When doing research off the Internet
So much of what passes as original documents or copies of originals are fake. That includes photos. You probably know how easy it is to Photoshop images to make them look real. To show how easy it is to fool people, BuzzFeed Video Producer Amanda Holland took a photo of Donald Trump surrounded by Republican congressional leaders and Photoshopped replicated the same face onto each representative.
Here’s the Photoshopped photo.
And here is the photo before she changed it.
So before you republish content, you might want to check to see if you can trace the photo’s origination point. One way of doing that is by using Google’s reverse image search. Plug in reverse image into Google and you get a search box with a little camera icon. That lets you plug in a url of a photo or even upload a photo from your own files. If you do that for that first photo above, you find that the only news site that used it was one talking about it being fake.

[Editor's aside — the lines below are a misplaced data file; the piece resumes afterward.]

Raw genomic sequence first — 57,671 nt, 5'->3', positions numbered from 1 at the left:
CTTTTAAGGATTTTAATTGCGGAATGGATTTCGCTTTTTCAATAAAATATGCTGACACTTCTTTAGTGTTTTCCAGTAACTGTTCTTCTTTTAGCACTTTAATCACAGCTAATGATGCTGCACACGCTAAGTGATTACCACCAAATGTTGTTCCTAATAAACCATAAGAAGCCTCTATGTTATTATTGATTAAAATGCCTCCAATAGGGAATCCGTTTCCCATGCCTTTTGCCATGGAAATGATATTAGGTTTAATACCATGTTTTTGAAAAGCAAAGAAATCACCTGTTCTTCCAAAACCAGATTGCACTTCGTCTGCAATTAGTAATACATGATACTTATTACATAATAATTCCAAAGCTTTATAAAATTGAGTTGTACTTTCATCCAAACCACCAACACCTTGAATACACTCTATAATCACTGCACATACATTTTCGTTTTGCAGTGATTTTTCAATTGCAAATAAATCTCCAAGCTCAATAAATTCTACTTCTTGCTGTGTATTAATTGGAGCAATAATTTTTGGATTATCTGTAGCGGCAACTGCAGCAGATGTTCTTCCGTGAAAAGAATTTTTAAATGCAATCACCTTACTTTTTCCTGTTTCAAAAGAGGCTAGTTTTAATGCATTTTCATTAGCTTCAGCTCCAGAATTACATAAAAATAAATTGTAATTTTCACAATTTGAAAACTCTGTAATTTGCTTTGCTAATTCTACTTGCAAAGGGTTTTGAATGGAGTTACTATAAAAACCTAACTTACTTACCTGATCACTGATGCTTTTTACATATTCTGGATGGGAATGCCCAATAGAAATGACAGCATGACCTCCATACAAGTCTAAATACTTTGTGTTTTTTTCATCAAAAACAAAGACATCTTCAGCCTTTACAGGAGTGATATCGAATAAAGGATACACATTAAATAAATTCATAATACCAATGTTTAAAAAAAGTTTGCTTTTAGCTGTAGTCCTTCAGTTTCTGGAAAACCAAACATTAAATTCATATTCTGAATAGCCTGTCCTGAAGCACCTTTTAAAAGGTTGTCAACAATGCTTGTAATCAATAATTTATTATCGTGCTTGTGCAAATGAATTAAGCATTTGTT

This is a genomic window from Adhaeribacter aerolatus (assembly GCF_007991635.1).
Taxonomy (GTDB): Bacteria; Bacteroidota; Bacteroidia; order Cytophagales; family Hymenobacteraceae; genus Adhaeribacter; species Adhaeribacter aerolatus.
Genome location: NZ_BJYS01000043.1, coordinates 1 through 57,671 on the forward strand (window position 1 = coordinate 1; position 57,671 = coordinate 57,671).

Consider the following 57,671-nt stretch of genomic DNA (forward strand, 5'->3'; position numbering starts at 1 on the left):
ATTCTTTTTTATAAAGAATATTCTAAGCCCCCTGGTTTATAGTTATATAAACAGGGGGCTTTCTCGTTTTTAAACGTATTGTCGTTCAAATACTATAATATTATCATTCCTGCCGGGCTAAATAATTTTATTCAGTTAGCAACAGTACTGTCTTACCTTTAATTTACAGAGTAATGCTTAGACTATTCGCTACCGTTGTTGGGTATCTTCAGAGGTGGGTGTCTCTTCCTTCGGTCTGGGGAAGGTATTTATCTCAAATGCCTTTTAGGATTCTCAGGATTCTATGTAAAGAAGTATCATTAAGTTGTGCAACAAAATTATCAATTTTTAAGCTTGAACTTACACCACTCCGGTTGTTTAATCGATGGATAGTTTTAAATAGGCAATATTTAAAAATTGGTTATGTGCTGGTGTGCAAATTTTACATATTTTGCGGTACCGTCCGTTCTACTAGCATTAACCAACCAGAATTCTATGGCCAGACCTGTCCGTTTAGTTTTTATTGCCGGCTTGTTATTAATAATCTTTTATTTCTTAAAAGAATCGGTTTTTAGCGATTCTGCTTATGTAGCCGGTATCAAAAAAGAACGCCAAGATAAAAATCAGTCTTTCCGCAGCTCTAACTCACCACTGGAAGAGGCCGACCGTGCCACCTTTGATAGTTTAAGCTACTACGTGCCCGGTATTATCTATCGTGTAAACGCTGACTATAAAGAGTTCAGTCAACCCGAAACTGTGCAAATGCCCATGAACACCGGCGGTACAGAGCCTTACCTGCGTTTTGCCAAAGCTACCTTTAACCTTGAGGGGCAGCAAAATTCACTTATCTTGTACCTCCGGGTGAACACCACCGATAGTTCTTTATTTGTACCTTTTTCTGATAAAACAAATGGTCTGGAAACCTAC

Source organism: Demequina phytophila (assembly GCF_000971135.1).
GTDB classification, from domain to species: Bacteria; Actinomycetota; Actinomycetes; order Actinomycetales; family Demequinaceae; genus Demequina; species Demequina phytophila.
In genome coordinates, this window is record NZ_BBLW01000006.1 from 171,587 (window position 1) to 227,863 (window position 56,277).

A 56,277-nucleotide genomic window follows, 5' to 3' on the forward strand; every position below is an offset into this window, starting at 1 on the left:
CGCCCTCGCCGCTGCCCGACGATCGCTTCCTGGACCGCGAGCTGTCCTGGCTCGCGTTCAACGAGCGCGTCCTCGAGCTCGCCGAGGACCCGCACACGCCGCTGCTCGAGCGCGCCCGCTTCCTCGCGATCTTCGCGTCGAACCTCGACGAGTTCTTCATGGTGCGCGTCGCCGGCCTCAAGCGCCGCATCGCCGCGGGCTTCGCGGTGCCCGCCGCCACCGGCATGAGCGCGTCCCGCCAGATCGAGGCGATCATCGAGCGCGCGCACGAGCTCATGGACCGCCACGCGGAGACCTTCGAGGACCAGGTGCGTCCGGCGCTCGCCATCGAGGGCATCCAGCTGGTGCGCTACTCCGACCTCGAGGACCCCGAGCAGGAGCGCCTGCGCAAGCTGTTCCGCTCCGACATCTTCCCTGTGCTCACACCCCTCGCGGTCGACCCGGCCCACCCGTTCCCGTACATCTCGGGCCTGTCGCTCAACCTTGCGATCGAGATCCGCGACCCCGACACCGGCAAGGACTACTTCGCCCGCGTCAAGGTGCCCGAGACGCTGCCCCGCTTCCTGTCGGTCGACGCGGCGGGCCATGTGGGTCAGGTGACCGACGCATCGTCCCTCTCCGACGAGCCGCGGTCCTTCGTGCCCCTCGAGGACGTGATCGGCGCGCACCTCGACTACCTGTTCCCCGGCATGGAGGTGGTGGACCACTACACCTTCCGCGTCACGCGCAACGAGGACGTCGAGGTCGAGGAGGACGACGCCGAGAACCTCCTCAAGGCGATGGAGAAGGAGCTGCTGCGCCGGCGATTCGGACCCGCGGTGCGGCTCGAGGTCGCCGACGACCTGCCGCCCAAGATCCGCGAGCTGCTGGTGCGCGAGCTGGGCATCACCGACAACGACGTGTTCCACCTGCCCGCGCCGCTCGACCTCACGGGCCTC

If someone gives you a photo, interview that person before you publish it. Did that person take the photo? Who did? Where was it taken? When was it taken? On what camera or phone?
See if you can get the meta data stored on the image. Digital devices store information about the photo on the image itself. An EXIF viewer can tap that information if the image hasn’t been scrubbed clean of the data. Chrome, for instance has a free EXIF Viewer extension you can add to the browser. I used it on a photo I found on the Orange County Register of an immigrant woman facing jail and deportation for drug crimes. You can see in the upper left corner, the data the EXIF reader gave me about the photo.
In a closer look you can see that the photo was taken on a NIKON D5 camera on May 1, 2017 just before 10 a.m.